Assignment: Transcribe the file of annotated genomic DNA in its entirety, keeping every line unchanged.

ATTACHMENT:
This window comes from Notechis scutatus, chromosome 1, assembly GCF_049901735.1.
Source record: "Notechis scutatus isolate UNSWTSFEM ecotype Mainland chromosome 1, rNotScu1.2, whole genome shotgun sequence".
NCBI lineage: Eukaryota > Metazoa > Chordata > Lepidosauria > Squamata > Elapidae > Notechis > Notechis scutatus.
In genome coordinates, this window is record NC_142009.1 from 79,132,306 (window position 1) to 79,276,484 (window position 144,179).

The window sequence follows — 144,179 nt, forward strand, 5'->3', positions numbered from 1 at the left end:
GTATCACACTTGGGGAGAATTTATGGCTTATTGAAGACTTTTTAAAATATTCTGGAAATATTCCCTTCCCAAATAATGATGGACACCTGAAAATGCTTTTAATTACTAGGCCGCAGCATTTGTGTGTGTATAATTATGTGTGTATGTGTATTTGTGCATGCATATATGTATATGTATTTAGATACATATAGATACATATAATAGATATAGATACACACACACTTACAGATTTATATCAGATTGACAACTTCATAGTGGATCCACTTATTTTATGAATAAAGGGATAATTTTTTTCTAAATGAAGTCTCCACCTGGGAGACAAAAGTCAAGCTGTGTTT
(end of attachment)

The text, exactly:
This window comes from Notechis scutatus, chromosome 1, assembly GCF_049901735.1.
Source record: "Notechis scutatus isolate UNSWTSFEM ecotype Mainland chromosome 1, rNotScu1.2, whole genome shotgun sequence".
NCBI lineage: Eukaryota > Metazoa > Chordata > Lepidosauria > Squamata > Elapidae > Notechis > Notechis scutatus.
In genome coordinates, this window is record NC_142009.1 from 79,132,306 (window position 1) to 79,276,484 (window position 144,179).

The window sequence follows — 144,179 nt, forward strand, 5'->3', positions numbered from 1 at the left end:
GTATCACACTTGGGGAGAATTTATGGCTTATTGAAGACTTTTTAAAATATTCTGGAAATATTCCCTTCCCAAATAATGATGGACACCTGAAAATGCTTTTAATTACTAGGCCGCAGCATTTGTGTGTGTATAATTATGTGTGTATGTGTATTTGTGCATGCATATATGTATATGTATTTAGATACATATAGATACATATAATAGATATAGATACACACACACTTACAGATTTATATCAGATTGACAACTTCATAGTGGATCCACTTATTTTATGAATAAAGGGATAATTTTTTTCTAAATGAAGTCTCCACCTGGGAGACAAAAGTCAAGCTGTGTTT